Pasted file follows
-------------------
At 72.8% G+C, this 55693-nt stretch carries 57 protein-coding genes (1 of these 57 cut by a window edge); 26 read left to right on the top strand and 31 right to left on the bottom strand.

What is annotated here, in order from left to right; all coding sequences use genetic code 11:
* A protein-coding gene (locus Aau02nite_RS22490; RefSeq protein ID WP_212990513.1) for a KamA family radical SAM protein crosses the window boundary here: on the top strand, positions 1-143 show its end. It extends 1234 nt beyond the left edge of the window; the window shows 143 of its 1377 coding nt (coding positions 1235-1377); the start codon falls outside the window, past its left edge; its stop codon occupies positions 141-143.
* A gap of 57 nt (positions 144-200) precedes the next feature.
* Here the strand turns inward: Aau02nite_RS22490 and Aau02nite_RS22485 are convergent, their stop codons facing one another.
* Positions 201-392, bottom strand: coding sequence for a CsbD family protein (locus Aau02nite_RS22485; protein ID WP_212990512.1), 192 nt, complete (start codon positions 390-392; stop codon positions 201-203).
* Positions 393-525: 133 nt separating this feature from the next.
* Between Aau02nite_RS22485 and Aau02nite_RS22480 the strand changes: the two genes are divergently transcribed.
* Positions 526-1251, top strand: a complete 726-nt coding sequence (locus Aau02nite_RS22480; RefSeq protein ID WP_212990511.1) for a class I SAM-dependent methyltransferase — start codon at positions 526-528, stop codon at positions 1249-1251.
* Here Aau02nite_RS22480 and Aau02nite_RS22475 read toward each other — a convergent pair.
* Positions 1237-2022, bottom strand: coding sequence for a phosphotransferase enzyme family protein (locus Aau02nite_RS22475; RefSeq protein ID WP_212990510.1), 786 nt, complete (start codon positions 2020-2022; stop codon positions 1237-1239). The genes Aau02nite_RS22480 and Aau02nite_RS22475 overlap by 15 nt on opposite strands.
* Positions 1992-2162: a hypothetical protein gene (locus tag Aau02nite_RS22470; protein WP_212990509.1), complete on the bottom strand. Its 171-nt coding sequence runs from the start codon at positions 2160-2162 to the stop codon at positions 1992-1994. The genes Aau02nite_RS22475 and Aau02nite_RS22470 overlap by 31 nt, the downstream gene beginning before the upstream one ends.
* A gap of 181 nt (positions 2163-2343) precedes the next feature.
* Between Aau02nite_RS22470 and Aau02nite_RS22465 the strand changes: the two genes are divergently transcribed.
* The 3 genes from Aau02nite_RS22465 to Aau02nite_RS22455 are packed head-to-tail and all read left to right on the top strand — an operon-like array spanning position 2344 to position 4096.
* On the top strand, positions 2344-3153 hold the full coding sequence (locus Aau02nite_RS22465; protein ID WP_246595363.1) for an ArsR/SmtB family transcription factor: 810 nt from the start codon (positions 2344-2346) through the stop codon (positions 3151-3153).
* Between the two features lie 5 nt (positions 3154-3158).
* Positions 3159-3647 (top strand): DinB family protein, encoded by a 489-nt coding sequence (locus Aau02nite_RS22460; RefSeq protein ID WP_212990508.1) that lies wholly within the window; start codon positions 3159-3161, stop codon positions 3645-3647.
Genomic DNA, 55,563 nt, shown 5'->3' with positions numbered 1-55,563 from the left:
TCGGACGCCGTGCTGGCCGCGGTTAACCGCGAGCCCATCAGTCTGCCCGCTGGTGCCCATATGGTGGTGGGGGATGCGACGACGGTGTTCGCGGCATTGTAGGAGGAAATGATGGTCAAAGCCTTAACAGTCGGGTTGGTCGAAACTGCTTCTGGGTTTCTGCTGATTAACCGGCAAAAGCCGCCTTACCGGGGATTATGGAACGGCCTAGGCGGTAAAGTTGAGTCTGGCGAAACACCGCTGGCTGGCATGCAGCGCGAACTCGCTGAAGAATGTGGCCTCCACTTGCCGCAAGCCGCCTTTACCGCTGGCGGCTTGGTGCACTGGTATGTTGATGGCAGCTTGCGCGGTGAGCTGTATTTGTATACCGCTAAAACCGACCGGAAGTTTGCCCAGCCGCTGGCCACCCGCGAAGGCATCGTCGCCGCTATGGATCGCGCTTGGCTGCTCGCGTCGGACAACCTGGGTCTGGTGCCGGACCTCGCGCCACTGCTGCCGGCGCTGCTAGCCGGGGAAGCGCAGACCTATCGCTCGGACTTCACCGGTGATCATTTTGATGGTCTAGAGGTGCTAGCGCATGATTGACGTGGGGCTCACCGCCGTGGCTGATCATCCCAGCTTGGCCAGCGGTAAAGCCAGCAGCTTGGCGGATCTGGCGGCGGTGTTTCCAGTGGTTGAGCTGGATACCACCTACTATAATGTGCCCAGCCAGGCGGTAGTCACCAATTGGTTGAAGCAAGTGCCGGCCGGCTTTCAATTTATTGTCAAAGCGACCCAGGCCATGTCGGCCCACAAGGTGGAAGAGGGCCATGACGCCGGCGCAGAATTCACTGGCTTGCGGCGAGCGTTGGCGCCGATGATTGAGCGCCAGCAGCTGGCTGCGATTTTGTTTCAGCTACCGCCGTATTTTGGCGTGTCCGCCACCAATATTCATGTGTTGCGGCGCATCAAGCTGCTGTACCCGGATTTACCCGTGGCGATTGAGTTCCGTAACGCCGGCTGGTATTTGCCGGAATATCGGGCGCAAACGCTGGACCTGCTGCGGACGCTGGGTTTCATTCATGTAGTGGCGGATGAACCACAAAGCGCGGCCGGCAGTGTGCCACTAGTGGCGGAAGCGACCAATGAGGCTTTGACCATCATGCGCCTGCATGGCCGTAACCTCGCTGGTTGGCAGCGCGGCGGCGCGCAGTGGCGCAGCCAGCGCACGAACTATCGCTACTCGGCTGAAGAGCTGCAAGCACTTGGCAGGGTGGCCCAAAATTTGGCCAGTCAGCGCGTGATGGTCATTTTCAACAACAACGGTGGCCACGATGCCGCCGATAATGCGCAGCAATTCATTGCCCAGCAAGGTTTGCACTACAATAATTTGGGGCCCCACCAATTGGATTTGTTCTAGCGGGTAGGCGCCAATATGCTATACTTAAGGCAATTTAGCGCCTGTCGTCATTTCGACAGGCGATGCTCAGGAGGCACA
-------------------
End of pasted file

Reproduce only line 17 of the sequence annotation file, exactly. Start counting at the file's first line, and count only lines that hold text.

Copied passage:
* Between the two features lie 5 nt (positions 3154-3158).